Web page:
Intermittent battery problem. Should I buy a new battery?
January 25, 2015 5:47 PM   Subscribe

Twice in the last 6 weeks, our car wouldn't start without a jump. Rest of time it's fine. Should I buy a new battery or is it something else?

We have a 2013 Honda Civic that we bought as a certified pre-owned a little over a year ago. About 6 weeks ago my wife tried to start it and nothing happened. She didn't check lights or do any other battery tests. A friend with cables jumped the car and since then, the car has been fine. This morning she was in the car for about 15 minutes with the engine off but radio on and when she went to start it, nothing. Another jump and for rest of day car has been fine.

I assume I need a new battery but curious why car was seemingly fine for 6 weeks. Could this be some strange intermittent drain on the battery that I need to track down or should I simply start with buying a new battery and see what happens?
posted by gfrobe to Travel & Transportation (17 answers total) 2 users marked this as a favorite
What's your location? If these non-starts coincide with cold weather, then it could be a battery issue, but it also could be a starter motor issue or a slow drain. Or alternator. Or something else - it's not possible to conclude with the information given.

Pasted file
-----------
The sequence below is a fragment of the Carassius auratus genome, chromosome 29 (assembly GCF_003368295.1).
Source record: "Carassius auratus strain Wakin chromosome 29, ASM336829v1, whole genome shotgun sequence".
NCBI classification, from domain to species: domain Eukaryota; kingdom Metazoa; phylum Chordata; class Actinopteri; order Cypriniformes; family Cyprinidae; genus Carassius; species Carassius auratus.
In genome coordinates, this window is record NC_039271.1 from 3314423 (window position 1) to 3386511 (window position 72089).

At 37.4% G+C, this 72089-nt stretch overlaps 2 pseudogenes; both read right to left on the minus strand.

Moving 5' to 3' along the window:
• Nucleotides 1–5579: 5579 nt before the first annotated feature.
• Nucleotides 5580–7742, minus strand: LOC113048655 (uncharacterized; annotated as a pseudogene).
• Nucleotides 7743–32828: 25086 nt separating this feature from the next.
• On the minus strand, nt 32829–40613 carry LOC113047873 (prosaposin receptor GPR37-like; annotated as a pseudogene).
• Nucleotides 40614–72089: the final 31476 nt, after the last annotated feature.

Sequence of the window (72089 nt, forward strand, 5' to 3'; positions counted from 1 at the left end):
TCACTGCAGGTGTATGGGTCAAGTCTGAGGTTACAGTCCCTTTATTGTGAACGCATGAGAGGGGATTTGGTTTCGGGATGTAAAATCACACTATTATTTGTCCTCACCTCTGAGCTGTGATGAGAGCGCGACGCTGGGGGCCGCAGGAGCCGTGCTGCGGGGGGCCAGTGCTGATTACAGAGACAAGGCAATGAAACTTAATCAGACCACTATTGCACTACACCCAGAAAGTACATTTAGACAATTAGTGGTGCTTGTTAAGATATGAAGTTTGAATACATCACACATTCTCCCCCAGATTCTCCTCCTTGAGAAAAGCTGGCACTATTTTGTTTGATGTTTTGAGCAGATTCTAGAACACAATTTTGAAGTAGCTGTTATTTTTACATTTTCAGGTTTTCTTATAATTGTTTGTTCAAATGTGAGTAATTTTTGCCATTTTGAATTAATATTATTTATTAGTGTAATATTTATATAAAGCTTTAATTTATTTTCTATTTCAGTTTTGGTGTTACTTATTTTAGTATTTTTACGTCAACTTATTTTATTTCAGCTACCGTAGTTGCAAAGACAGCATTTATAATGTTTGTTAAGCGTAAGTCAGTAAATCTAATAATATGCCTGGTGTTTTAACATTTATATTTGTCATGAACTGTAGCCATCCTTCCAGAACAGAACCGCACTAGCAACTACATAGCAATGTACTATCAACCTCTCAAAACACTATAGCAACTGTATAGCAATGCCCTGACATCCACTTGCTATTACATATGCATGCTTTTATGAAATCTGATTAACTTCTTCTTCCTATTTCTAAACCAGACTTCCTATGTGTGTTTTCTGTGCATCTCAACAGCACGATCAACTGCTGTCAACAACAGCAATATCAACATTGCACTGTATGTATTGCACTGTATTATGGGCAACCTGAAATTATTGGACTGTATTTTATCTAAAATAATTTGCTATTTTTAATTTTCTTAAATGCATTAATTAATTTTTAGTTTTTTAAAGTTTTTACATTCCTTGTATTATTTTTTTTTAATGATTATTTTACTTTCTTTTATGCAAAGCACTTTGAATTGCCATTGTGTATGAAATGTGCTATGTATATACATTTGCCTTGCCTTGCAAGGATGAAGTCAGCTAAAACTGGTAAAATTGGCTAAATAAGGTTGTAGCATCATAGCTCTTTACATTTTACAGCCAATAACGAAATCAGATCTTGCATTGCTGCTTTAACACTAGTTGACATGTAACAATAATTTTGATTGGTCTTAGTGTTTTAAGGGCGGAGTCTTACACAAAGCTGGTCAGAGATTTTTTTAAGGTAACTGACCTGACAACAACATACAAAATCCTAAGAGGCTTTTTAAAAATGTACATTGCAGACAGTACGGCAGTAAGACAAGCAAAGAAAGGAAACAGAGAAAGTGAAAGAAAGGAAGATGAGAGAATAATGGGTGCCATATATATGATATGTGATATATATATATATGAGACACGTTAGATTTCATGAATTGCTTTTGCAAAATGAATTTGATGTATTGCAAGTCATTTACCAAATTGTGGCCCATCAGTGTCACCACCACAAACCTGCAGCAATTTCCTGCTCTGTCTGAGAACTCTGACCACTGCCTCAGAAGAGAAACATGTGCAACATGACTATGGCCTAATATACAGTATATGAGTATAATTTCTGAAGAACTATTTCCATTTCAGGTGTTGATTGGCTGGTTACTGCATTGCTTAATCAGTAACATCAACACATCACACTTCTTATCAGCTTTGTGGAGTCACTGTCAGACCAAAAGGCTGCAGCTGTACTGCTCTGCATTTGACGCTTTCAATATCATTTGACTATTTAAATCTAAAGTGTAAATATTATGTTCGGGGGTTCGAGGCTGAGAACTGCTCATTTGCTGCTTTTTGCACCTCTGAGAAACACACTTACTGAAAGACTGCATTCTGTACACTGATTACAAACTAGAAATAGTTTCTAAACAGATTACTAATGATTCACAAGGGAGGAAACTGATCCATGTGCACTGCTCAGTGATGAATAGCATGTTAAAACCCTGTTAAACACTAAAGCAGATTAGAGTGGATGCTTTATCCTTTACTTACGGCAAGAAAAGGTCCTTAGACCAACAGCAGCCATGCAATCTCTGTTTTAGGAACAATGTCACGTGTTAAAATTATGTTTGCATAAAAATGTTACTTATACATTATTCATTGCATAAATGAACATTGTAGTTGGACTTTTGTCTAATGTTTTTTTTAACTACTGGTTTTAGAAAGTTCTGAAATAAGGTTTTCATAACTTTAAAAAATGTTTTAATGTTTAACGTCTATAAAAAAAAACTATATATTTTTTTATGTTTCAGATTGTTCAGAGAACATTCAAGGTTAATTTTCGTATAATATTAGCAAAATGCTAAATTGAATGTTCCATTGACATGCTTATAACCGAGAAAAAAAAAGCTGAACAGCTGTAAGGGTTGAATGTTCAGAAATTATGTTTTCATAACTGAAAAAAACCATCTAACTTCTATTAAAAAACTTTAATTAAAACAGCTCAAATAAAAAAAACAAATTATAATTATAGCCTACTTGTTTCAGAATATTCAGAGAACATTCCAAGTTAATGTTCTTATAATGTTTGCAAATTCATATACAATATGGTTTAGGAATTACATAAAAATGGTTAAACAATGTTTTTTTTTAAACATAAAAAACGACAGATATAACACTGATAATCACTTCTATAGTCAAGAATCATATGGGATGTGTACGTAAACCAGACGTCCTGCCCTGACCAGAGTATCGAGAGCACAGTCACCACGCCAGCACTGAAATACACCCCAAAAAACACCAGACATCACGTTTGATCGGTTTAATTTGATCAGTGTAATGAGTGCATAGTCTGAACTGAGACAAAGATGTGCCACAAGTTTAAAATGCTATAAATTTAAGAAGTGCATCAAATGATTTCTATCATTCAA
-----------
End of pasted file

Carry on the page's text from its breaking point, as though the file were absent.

I have had cars give every sign of a bad battery issue but a faulty starter motor produced such a high drain upon trying to start that it very quickly drained the battery and only adding a second one (for a jump start) allowed the car to crank fast enough for the engine to fire.

What happened when it didn't start - no lights at all on the dash? Slow cranking? (Whiirrrr........whirrrrrrrrr) or fast cranking and no firing up of the engine? Or a click and no cranking at all? How long had the car been sitting since it was last driven each time? Was it a short or long trip before each occasion (ie had the battery ample time to have charged on the last trip?).
posted by Brockles at 6:00 PM on January 25, 2015

Could just be cold weather or it could be something intermittent which is draining the battery. Check to see if you can determine the age of the battery - if it's older than 3 years replace it.

If it's not the battery, be prepared, intermittent battery issues can be a pain to diagnose (and to live with). We had a stuck AC valve which would drain the battery in a night, but would only stick once a month or so...took forever to figure out. We bought a portable jump starter (basically a battery in a plastic housing) that saved us a few times...
posted by NoDef at 6:04 PM on January 25, 2015

Response by poster: Thanks for replies. We're in Northeast but weather today was in 40s so not too bad. Car is driven every day and we've had some very cold mornings in last 6 weeks and car has started fine. Unfortunately, my wife is unable to say whether there were dashboard lights, etc. (she didn't check) but did say there was no crank and not even a click.
posted by gfrobe at 6:15 PM on January 25, 2015

I wouldn't expect to see a failing battery on a car 2 years old. I would suggest pulling the battery out and taking it to an auto parts store such as Auto Zone; they can test the battery for free.
posted by coldhotel at 6:17 PM on January 25, 2015 [1 favorite]

Definitely have the battery and alternator tested at Autozone or similar (no need to take it out of the car).

Does the car have an aftermarket alarm system?
posted by Seeking Direction at 6:19 PM on January 25, 2015 [1 favorite]